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Article

An Open-Source COVID-19 CT Dataset with Automatic Lung Tissue Classification for Radiomics

1
Department of Experimental and Clinical Medicine, University “Magna Graecia” of Catanzaro, 88100 Catanzaro, Italy
2
Department of Mathematics and Computer Science, University of Calabria, 87036 Rende, Italy
3
Department of Information Engineering, Università Politecnica delle Marche, 60131 Ancona, Italy
4
Department of Advanced Robotics, Istituito Italiano di Tecnologia, 16163 Genova, Italy
5
Department of Electronics, Information and Bioengineering (DEIB), Politecnico di Milano, 20133 Milano, Italy
6
Department of Radiology, Pugliese-Ciaccio Hospital, 88100 Catanzaro, Italy
*
Author to whom correspondence should be addressed.
These authors contributed equally to this work.
Bioengineering 2021, 8(2), 26; https://doi.org/10.3390/bioengineering8020026
Received: 22 December 2020 / Revised: 22 January 2021 / Accepted: 12 February 2021 / Published: 16 February 2021

Abstract

:
The coronavirus disease 19 (COVID-19) pandemic is having a dramatic impact on society and healthcare systems. In this complex scenario, lung computerized tomography (CT) may play an important prognostic role. However, datasets released so far present limitations that hamper the development of tools for quantitative analysis. In this paper, we present an open-source lung CT dataset comprising information on 50 COVID-19-positive patients. The CT volumes are provided along with (i) an automatic threshold-based annotation obtained with a Gaussian mixture model (GMM) and (ii) a scoring provided by an expert radiologist. This score was found to significantly correlate with the presence of ground glass opacities and the consolidation found with GMM. The dataset is freely available in an ITK-based file format under the CC BY-NC 4.0 license. The code for GMM fitting is publicly available, as well. We believe that our dataset will provide a unique opportunity for researchers working in the field of medical image analysis, and hope that its release will lay the foundations for the successfully implementation of algorithms to support clinicians in facing the COVID-19 pandemic.

Graphical Abstract

1. Introduction

The coronavirus disease 19 (COVID-19) is an infectious respiratory disease caused by a strain of the coronavirus SARS-CoV-2, which was first identified in Wuhan, China in December 2019. The disease mainly affects airways and lungs with the onset of pneumonia and acute respiratory distress syndrome.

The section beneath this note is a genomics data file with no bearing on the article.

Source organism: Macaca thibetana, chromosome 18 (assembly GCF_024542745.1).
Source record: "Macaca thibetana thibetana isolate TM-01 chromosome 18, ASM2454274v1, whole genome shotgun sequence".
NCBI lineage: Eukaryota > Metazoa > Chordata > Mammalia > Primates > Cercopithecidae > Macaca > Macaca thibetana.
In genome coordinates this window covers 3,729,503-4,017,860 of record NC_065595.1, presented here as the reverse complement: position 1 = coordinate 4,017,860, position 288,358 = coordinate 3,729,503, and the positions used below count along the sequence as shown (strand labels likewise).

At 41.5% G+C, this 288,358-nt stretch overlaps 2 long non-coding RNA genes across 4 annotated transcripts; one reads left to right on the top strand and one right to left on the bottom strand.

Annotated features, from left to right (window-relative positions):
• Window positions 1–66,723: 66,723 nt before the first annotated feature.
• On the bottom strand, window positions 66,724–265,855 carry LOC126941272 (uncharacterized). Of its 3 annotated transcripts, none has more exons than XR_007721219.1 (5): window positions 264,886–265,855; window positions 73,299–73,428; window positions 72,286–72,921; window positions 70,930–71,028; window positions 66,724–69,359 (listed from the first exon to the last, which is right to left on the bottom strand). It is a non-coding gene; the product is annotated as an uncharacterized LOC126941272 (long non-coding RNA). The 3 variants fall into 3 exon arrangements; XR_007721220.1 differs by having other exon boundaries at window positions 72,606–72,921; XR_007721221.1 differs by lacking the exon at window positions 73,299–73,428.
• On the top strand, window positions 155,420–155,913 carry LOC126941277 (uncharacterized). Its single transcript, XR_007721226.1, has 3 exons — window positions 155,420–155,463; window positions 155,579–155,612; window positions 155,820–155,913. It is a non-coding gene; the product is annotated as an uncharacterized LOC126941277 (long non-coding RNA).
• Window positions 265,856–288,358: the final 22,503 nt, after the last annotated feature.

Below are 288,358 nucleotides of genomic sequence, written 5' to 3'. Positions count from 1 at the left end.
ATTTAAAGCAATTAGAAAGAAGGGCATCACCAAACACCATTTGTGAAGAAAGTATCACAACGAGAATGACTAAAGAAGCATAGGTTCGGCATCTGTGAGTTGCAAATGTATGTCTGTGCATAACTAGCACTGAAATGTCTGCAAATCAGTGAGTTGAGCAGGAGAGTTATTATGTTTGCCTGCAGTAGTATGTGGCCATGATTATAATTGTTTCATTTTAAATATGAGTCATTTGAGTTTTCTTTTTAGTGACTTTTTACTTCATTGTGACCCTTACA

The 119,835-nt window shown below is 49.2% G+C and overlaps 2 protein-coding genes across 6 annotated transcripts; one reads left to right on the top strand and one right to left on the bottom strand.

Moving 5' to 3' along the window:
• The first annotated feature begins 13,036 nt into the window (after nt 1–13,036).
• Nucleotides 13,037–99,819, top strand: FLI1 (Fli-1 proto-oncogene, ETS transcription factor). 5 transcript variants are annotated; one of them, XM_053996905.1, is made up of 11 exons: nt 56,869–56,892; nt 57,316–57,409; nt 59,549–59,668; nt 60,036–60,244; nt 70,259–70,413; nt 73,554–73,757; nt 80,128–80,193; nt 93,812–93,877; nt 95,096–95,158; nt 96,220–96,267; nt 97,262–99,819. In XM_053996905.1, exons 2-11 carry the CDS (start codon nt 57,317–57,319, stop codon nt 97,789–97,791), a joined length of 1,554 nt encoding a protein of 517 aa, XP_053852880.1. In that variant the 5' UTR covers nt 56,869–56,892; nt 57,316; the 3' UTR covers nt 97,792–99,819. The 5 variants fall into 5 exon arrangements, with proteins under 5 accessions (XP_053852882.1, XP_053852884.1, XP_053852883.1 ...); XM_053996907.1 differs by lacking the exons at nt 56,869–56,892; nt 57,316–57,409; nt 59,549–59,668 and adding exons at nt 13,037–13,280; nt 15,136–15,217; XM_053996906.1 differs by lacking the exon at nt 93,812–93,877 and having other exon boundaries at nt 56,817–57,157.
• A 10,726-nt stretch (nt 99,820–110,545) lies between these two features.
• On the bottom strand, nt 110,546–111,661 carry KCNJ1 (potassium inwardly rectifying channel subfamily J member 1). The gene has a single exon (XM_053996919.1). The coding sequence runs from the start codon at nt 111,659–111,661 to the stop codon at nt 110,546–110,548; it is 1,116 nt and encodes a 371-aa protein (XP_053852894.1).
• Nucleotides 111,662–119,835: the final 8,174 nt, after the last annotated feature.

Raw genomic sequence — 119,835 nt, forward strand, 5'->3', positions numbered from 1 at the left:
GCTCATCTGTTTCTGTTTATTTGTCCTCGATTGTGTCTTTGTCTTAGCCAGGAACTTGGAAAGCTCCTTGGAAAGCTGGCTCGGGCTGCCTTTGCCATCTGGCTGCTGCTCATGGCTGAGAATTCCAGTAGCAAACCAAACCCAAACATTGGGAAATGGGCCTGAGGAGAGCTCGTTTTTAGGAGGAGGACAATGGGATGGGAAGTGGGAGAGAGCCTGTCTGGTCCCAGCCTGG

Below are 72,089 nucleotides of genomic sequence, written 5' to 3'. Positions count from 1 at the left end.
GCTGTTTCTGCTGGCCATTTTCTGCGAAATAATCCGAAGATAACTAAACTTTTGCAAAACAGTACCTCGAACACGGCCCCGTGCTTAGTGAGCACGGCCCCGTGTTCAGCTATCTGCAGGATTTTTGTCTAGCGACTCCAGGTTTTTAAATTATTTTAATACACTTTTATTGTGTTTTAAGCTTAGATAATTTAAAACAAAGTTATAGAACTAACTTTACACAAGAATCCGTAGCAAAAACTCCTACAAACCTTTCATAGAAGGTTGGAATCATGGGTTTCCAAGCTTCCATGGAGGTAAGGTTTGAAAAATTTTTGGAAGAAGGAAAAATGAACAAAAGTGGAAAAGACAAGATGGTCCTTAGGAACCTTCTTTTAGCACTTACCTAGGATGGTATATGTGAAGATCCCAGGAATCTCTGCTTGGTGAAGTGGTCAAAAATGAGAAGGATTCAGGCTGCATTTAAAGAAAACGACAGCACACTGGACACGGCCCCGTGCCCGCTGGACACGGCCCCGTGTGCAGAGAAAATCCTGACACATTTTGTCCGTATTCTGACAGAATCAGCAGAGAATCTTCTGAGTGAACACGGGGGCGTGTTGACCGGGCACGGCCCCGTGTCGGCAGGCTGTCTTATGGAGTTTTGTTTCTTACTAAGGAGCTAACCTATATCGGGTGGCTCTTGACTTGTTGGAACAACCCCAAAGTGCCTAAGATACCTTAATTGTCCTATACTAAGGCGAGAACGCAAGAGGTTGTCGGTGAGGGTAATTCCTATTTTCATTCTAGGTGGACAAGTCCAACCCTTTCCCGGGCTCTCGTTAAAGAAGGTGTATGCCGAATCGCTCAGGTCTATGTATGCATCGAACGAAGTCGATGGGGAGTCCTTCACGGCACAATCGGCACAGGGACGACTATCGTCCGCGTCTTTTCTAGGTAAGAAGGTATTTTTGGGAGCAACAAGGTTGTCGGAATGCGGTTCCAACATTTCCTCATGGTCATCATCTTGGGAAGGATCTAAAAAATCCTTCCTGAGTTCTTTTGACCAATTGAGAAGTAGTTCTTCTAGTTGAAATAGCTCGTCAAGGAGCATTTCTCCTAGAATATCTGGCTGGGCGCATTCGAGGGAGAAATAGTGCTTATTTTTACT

The response to the disease can be very different, ranging from asymptomatic conditions to more severe ones. Studies in the literature have agreed on the diagnostic role of reverse transcriptase-polymerase chain reaction (RT-PCR), the accepted standard until now. However, since the pandemic’s onset, imaging has played an important role for prognosis and follow up [1,2]. So far, computed tomography (CT) findings in the chest were not shown to be specific for COVID-19 [2]. CT images can rather be used to evaluate the presence and extent of opacifications, known as ground glass opacities (GGOs), and consolidations. To date, such evaluations are mainly qualitatively performed, posing issues that are relevant to their repeatability and reliability. Researchers working in the field of medical image analysis are trying to attenuate these issues by developing algorithms for automatically scoring the pulmonary involvement in COVID-19 pneumonia. In such a framework, collecting and sharing imaging datasets are more crucial than ever [3]. In this scenario, the main problem is that public datasets are often made up of a small number of patients and are provided as low-quality images. On the other hand, several institutions that own large collections of high-quality scans are often not inclined to anonymously share the data. As a result, in spite of some recent efforts in the literature [4,5], public COVID-19 CT datasets are still mostly limited in size and quality [6,7,8]. The lack of large and high-quality datasets in the field hampers the development and translation of the medical image analysis methodology developed in actual clinical practice. This is a strong issue, considering that we are still facing the pandemic and that the clinical community is asking for computer-assisted solutions to provide clinicians with decision support. In this work, we try to attenuate this issue by presenting a labeled high-quality dataset of 62 CT volumes, consisting, on average, of 827 slices (min–max range: 248–1251) for a total of 51,247 slices acquired from 50 COVID-19-positive patients. The CT volumes are provided along with an automatic lung tissue annotation, as well as with a scoring provided by an expert radiologist, ranging from 0 (clinically healthy) to 5 (pathological), in unit increments. This score was found to correlate with the presence of GGOs and automatically predicted consolidation. We hope that the COVID-19 CT dataset will stimulate research in the field to help clinicians in the fight against the pandemic; for instance, possible uses of the proposed integrated dataset include the development of strategies for stratification and radiomic analysis of patients for a better insight into this pathology.
The rest of this article is structured as follows: In Section 2, the details about the proposed images and the label generation strategy are reported; in Section 3, the label validation is assessed; in Section 4, the presented dataset is discussed. Finally, Section 5 presents our conclusions.

2. Materials and Methods

2.1. Data Acquisition